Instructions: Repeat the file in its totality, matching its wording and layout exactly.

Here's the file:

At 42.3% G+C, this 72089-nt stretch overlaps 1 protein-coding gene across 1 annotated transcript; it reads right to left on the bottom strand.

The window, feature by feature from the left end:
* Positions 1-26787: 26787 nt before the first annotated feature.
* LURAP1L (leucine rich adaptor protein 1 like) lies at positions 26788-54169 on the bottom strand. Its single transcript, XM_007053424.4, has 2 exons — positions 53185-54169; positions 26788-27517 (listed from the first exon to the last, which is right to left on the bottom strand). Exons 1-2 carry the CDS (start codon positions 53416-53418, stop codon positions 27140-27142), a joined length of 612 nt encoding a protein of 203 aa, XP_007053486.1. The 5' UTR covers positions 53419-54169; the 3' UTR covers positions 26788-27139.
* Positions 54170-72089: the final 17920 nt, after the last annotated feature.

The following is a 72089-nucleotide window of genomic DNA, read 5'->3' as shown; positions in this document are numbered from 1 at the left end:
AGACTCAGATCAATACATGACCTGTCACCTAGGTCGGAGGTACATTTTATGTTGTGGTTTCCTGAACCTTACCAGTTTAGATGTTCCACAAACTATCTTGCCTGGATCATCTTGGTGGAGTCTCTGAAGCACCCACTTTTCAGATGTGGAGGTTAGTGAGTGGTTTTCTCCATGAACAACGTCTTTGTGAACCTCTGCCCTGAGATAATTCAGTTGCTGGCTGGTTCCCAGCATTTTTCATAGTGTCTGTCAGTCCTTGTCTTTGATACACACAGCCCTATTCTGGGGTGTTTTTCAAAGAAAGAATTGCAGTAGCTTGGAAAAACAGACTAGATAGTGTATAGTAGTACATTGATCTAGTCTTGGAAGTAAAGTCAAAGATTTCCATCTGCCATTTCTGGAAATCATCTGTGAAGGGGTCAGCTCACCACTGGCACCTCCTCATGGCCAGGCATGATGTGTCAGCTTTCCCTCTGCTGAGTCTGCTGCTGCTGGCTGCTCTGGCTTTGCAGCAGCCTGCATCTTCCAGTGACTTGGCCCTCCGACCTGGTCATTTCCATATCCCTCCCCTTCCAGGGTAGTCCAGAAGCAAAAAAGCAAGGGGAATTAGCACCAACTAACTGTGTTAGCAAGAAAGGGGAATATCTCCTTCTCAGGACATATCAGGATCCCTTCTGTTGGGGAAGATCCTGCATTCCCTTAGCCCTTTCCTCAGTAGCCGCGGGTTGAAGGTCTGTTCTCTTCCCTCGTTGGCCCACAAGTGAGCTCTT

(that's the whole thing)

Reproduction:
At 42.3% G+C, this 72089-nt stretch overlaps 1 protein-coding gene across 1 annotated transcript; it reads right to left on the bottom strand.

The window, feature by feature from the left end:
* Positions 1-26787: 26787 nt before the first annotated feature.
* LURAP1L (leucine rich adaptor protein 1 like) lies at positions 26788-54169 on the bottom strand. Its single transcript, XM_007053424.4, has 2 exons — positions 53185-54169; positions 26788-27517 (listed from the first exon to the last, which is right to left on the bottom strand). Exons 1-2 carry the CDS (start codon positions 53416-53418, stop codon positions 27140-27142), a joined length of 612 nt encoding a protein of 203 aa, XP_007053486.1. The 5' UTR covers positions 53419-54169; the 3' UTR covers positions 26788-27139.
* Positions 54170-72089: the final 17920 nt, after the last annotated feature.

The following is a 72089-nucleotide window of genomic DNA, read 5'->3' as shown; positions in this document are numbered from 1 at the left end:
AGACTCAGATCAATACATGACCTGTCACCTAGGTCGGAGGTACATTTTATGTTGTGGTTTCCTGAACCTTACCAGTTTAGATGTTCCACAAACTATCTTGCCTGGATCATCTTGGTGGAGTCTCTGAAGCACCCACTTTTCAGATGTGGAGGTTAGTGAGTGGTTTTCTCCATGAACAACGTCTTTGTGAACCTCTGCCCTGAGATAATTCAGTTGCTGGCTGGTTCCCAGCATTTTTCATAGTGTCTGTCAGTCCTTGTCTTTGATACACACAGCCCTATTCTGGGGTGTTTTTCAAAGAAAGAATTGCAGTAGCTTGGAAAAACAGACTAGATAGTGTATAGTAGTACATTGATCTAGTCTTGGAAGTAAAGTCAAAGATTTCCATCTGCCATTTCTGGAAATCATCTGTGAAGGGGTCAGCTCACCACTGGCACCTCCTCATGGCCAGGCATGATGTGTCAGCTTTCCCTCTGCTGAGTCTGCTGCTGCTGGCTGCTCTGGCTTTGCAGCAGCCTGCATCTTCCAGTGACTTGGCCCTCCGACCTGGTCATTTCCATATCCCTCCCCTTCCAGGGTAGTCCAGAAGCAAAAAAGCAAGGGGAATTAGCACCAACTAACTGTGTTAGCAAGAAAGGGGAATATCTCCTTCTCAGGACATATCAGGATCCCTTCTGTTGGGGAAGATCCTGCATTCCCTTAGCCCTTTCCTCAGTAGCCGCGGGTTGAAGGTCTGTTCTCTTCCCTCGTTGGCCCACAAGTGAGCTCTT